Someone having read my Shootist [some time ago in a series on this blog Sequences] may remember the globetrotting one is forced into, when merely trying to get some very simple information. Now, once again, I was treated like dirt. I would like to buy a piece of land of the community, a triangle of say at most 20 square meters. I am the only one in the small hamlet without a space to park my car…


Now before going any further, I must remind my reader that a Frenchman also gets horny when land is involved and discussed, the property of land that is. Or for that matter really mad.


To be sure what it is all about:




Madame le Maire, the mayor of the village, claims that this little yellow piece of land is part of the Chemin Rurale n. 8, which – so she also claims – not only encircles our little village, but at the same also makes a loop through it.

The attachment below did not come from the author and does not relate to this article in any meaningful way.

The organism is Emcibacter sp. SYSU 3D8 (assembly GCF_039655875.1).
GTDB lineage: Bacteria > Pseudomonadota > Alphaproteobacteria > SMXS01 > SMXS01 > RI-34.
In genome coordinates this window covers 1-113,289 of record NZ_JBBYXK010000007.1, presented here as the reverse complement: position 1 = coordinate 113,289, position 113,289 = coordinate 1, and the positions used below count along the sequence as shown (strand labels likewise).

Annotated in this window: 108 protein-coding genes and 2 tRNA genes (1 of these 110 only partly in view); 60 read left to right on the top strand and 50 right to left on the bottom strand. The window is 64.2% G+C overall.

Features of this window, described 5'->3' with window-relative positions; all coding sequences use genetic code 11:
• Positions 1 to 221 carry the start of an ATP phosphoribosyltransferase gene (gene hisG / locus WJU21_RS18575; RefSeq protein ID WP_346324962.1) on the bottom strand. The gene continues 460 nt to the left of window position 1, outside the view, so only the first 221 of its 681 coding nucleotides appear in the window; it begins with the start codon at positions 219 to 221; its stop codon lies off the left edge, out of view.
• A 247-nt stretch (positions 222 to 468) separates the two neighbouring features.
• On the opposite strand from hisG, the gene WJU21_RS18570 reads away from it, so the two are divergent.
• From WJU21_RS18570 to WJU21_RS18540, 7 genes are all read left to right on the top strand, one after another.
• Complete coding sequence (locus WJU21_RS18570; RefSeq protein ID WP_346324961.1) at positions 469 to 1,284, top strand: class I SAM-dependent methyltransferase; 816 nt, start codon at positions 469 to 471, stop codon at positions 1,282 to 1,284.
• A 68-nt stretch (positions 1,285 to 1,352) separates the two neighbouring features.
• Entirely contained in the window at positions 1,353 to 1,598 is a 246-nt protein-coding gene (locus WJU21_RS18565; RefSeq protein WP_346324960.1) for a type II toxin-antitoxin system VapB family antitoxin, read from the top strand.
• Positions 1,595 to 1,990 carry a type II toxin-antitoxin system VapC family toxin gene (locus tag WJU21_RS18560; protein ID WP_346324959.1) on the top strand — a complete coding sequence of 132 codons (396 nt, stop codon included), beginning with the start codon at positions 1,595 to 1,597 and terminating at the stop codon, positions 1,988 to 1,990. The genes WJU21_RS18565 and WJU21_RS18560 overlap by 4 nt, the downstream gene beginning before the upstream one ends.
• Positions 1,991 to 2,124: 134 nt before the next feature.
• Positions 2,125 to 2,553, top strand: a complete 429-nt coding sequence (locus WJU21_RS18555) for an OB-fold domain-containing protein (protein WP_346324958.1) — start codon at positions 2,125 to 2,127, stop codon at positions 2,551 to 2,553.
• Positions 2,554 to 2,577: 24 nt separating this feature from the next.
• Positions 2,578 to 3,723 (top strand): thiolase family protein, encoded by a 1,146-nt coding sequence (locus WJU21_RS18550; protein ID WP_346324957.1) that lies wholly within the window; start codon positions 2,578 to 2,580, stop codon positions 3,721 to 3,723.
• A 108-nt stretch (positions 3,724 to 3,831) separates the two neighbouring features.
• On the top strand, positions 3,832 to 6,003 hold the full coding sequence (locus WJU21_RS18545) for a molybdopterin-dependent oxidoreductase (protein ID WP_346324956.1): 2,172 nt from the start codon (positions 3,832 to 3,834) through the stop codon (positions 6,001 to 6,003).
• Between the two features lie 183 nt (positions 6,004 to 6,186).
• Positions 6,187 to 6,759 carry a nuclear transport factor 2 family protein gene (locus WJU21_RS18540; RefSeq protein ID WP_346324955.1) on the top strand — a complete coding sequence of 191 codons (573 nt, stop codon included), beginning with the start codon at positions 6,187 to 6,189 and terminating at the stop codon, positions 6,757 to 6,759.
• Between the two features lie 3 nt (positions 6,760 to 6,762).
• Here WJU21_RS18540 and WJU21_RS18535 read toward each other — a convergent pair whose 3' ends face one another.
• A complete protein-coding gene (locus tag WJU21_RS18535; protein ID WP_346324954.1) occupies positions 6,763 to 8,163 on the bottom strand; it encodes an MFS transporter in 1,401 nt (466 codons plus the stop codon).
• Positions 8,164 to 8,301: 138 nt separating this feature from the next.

Now, it is already completely silly that this triangle is considered part of a little road inside the hamlet. It simply is off the road and never touched by the community workers, nor tarred like the little path itself is. Sillier it is to think that this little road – hardly to be seen on the hamlet’s map – is part of the ‘communal road no. 8’. At least the roadmap they use at the Mayor’s suggests differently.




Inside that blue circle is the hamlet of La Roche, with its little path; that inside path is not indicated with blue as is done with no. 8… “Sir, you disagree, go to the Service Cadastrale in Le Blanc!” is what the mayor said to me, which is what I did an hour ago.